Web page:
This is a conversation with Arrie Oliver of The Shift by mathmanmrt.
mathmanmrt--I notice that the gig you have up on your artist page is going to be in Georgia. Are you guys originally from Georgia? If not where are you guys from?
Arrie Oliver--Absolutely! We were all born and raised in Atlanta, and have pretty much lived here all of our lives. That being said, we've done I think just about everything there is to do in this wonderful city though, so it's wearing on us a bit, haha. If anyone reading this lives in Atlanta, shoot us some ideas for a great Saturday night, because even an insane pack of guys like us can't find anything fun to do!
How did you get together as a band?
Well, it's actually an epic tale of love, betrayal, loss, fortune, and fame. But in a nutshell, Seyt and I (Arrie) have been best friends since we were 3 years old. We've been practically inseparable our whole lives. We were at Summer camp one year, I think as we were going into 11th grade, and we wrote our first song. It felt really good to create, and everyone we showed (even though it was DEFINITELY a juvenile attempt, haha) really liked our song. To be able to affect and inspire people with just an experience you've had turned audio, is the absolute most amazing feeling in the world. I started learning guitar, and he learned drums, and here we are today. We added Chad and Ben, our amazing guitarist and bass player, respectively, and even though the core of the band really consists of Seyt and myself, we'd love to find really permanent members who are as dedicated as we are.
How did you come up with the name of your band? Does it have significance?
Seyt and I were sitting around one day, and came to the realization that we really needed a name for our musical ventures. We chose "The Shift" for various reasons. First off, pursuing music was quite literally a huge "shift" for us out of a lot of our previously defined comfort zones. This band was in our minds a sure harbinger for greater musical horizons, in addition to new life experiences. It's something we've decided to stick with till the end... and while musical pursuits, and such a long commitment might sound very fickle to some, to us it's everything we love, and what we feel like we're here to do. Not only that, but we've been best friends our whole lives, so I don't think we could even escape being in some sort of musical group if we had to. Second, it was a huge stylistic change for us from what we had previously been playing (the hardcore scene wasn't really our thing, haha) so we just felt it fit. Mainly it's the first part of the answer though :-P
What kind of musical experiences did you guys have before you got together? What kind of music were you listening to when you were growing up?
Well I really was raised on Folk and Country music, so I was naturally a child of the pop scene in every sense of the term. I like powerhouse choruses, vocal harmony, and the songs "Empty Apartment" by Yellowcard and "I'm With You" by Avril Lavigne (I'm prepared to get thrashed about this, haha) totally shaped my mind as far as what an ideal song should sound like, haha. Seyt was raised by wolves (Finnish people) on Speed Metal. He's extremely technical if I don't bash him into a pop mold, but never fails to impress me with his unique blend of stylistic flair. On the recordings, naturally, he has to hold back a bit, but when people see us live, they're really impressed by the raw energy he brings to performance. As far as experiences we had together, we were always in bands together and/or with mutual friends, and about 10 people in our immediate lives sort of all grew as musicians together. We were the only ones that took it to the next level and actually decided to pursue anything musically related though.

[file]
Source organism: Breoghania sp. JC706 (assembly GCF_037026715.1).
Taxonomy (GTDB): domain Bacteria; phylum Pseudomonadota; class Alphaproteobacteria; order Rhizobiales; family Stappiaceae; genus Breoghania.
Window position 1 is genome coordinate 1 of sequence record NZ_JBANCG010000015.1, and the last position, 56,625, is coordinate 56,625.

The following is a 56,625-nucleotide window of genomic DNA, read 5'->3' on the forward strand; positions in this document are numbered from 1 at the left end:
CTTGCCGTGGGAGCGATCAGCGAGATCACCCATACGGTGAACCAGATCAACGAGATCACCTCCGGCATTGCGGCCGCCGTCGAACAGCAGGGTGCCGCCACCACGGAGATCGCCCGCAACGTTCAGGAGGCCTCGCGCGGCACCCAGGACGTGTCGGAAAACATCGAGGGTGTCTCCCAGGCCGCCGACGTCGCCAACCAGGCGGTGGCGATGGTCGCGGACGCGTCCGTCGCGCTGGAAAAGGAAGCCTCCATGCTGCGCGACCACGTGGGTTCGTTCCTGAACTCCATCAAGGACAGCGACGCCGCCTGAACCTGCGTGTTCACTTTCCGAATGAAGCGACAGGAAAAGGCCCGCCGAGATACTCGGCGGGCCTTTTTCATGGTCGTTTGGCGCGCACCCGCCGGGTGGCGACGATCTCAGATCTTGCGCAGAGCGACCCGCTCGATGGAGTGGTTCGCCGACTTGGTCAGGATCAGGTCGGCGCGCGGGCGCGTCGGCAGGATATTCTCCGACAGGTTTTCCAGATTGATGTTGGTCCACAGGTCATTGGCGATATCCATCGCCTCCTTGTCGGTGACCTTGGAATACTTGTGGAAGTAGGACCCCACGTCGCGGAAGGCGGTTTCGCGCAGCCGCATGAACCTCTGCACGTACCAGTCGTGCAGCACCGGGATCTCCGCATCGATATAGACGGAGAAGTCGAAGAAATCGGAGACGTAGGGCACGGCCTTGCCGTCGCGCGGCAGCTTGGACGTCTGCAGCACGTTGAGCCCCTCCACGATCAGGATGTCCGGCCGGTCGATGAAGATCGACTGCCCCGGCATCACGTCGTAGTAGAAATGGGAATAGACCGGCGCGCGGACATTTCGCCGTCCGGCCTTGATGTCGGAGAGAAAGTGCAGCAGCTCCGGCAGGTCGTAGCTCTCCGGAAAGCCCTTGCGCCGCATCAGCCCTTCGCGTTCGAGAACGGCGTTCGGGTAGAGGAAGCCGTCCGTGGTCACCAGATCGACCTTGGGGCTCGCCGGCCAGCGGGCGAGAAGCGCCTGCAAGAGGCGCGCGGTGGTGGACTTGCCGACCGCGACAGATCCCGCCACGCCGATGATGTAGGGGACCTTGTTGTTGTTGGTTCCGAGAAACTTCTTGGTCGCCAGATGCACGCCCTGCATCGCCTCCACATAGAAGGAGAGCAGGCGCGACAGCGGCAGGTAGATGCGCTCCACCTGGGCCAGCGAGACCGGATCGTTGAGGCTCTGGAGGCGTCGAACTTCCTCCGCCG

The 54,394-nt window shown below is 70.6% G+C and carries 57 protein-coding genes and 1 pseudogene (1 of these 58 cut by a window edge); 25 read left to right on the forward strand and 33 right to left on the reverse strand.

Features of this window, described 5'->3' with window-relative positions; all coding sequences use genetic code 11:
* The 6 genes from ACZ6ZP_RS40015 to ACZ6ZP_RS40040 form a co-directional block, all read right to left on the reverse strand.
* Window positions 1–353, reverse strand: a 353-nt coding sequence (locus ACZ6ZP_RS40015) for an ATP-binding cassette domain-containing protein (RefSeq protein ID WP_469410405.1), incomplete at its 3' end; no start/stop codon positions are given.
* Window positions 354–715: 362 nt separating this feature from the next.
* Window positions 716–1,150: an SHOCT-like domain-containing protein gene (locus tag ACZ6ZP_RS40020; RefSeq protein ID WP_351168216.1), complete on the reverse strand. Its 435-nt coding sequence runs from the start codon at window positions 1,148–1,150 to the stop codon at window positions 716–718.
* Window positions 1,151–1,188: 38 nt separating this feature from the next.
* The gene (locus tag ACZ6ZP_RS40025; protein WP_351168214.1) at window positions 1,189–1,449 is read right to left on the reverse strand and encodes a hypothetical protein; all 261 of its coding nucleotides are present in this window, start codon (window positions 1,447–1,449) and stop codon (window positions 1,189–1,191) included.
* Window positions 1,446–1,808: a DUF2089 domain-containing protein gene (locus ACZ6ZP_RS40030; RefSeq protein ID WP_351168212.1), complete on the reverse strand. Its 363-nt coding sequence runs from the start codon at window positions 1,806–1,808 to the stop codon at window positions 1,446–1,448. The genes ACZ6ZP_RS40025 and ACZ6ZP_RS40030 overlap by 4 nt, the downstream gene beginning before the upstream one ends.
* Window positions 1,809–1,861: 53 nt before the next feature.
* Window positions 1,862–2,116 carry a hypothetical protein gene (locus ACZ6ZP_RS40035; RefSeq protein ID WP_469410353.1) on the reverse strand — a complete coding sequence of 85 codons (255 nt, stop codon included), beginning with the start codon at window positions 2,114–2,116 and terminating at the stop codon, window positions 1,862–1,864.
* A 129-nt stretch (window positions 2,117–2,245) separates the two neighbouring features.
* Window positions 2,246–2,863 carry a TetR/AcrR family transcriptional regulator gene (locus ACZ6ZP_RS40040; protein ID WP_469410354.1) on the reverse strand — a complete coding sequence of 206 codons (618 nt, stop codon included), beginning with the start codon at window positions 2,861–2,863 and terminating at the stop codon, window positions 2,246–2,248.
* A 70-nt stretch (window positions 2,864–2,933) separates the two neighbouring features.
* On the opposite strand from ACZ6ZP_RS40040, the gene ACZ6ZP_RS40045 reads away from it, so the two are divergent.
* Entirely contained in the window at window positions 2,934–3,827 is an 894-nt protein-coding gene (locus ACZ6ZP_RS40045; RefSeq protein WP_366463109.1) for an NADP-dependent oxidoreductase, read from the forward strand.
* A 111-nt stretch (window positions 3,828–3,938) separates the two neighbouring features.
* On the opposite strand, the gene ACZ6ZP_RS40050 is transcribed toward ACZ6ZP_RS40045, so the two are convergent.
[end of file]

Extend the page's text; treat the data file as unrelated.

How do you go about writing your songs? Is there a collaborative process or is there a member or members more responsible for song writing than others?
It's definitely a little bit of both; let me clarify. Essentially, I end up writing all of the songs, be it music and lyrics, but as far as shaping the song after that skeleton is formed, some of the best hooks in our songs are not even often added by me. Seyt definitely has a huge influence over the sound of the songs, if not just as much as I do in initially shaping them. They're usually my experiences, and he helps me express them accordingly.
What do you think are the biggest influences on your sound? And how long did it take you guys to develop your sound?
Well, it took a very long time to develop our sound. It took 4 years of pretty much just trying every style of music and learning everything we could about music to narrow things down. We spent time in hardcore, metal, rock, country, punk, ska bands and even a jazz group before we really found what we wanted. Our biggest influences I'd have to say would be the bands Blink-182 and Stratovarius. A VERY odd combination indeed, but they really influenced our individual style of playing even though there aren't so many direct stylistic similarities. But yeah, so one day I came to Seyt with an idea (a song now called "Innocence" ) and he loved it. So we ran with what we had; a pop-rock group that was going to forge amazingly melodic, somewhat technical, and extremely moving music.
Your website, heartheshift.net, says you have an album on the way. Is it available for purchase yet?
Although it's not available for purchase, it is DEFINITELY in the works, and it sounds really good so far. I wish there was a preview I could offer you, but unfortunately it would violate some agreements with our producer. Keep checking the website, and you're bound to see something soon. The interesting thing about the website is that it's really only there as a quick reference. See, websites are very impersonal, and they provide little if any actual interactive content. We much prefer websites like T61 just due to the fact that there's so much more opportunity for communication with the people who actually listen to our music rather than just sending them aimlessly to a place on the web.
All of your songs are currently downloadble for free. That's a great way to treat your fans. What went into that decision?